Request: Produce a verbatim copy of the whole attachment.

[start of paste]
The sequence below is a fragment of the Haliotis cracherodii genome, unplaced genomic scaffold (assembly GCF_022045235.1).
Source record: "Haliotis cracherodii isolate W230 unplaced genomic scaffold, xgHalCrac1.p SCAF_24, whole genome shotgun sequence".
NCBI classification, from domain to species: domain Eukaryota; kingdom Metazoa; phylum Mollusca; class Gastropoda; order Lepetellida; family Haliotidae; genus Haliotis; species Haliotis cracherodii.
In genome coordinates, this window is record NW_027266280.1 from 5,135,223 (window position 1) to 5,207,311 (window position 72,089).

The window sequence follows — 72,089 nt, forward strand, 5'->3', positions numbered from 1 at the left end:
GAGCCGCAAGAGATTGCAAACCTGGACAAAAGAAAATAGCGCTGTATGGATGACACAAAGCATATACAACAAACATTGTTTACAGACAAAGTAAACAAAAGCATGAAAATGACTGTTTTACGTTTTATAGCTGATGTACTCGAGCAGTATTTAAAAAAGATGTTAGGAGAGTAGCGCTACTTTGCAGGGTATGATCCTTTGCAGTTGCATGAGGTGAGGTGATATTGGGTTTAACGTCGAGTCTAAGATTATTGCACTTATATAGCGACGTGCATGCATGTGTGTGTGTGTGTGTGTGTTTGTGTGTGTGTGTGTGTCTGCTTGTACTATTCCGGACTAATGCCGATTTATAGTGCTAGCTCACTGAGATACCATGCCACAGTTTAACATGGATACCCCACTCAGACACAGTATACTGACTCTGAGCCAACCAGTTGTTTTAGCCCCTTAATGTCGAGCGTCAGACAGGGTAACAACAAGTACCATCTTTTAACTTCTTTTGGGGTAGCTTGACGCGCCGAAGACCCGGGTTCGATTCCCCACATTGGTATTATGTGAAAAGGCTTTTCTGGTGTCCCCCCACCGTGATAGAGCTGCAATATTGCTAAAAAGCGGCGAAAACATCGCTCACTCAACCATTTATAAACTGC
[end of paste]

The sequence below is a fragment of the Haliotis cracherodii genome, unplaced genomic scaffold (assembly GCF_022045235.1).
Source record: "Haliotis cracherodii isolate W230 unplaced genomic scaffold, xgHalCrac1.p SCAF_24, whole genome shotgun sequence".
NCBI classification, from domain to species: domain Eukaryota; kingdom Metazoa; phylum Mollusca; class Gastropoda; order Lepetellida; family Haliotidae; genus Haliotis; species Haliotis cracherodii.
In genome coordinates, this window is record NW_027266280.1 from 5,135,223 (window position 1) to 5,207,311 (window position 72,089).

The window sequence follows — 72,089 nt, forward strand, 5'->3', positions numbered from 1 at the left end:
GAGCCGCAAGAGATTGCAAACCTGGACAAAAGAAAATAGCGCTGTATGGATGACACAAAGCATATACAACAAACATTGTTTACAGACAAAGTAAACAAAAGCATGAAAATGACTGTTTTACGTTTTATAGCTGATGTACTCGAGCAGTATTTAAAAAAGATGTTAGGAGAGTAGCGCTACTTTGCAGGGTATGATCCTTTGCAGTTGCATGAGGTGAGGTGATATTGGGTTTAACGTCGAGTCTAAGATTATTGCACTTATATAGCGACGTGCATGCATGTGTGTGTGTGTGTGTGTGTTTGTGTGTGTGTGTGTGTCTGCTTGTACTATTCCGGACTAATGCCGATTTATAGTGCTAGCTCACTGAGATACCATGCCACAGTTTAACATGGATACCCCACTCAGACACAGTATACTGACTCTGAGCCAACCAGTTGTTTTAGCCCCTTAATGTCGAGCGTCAGACAGGGTAACAACAAGTACCATCTTTTAACTTCTTTTGGGGTAGCTTGACGCGCCGAAGACCCGGGTTCGATTCCCCACATTGGTATTATGTGAAAAGGCTTTTCTGGTGTCCCCCCACCGTGATAGAGCTGCAATATTGCTAAAAAGCGGCGAAAACATCGCTCACTCAACCATTTATAAACTGC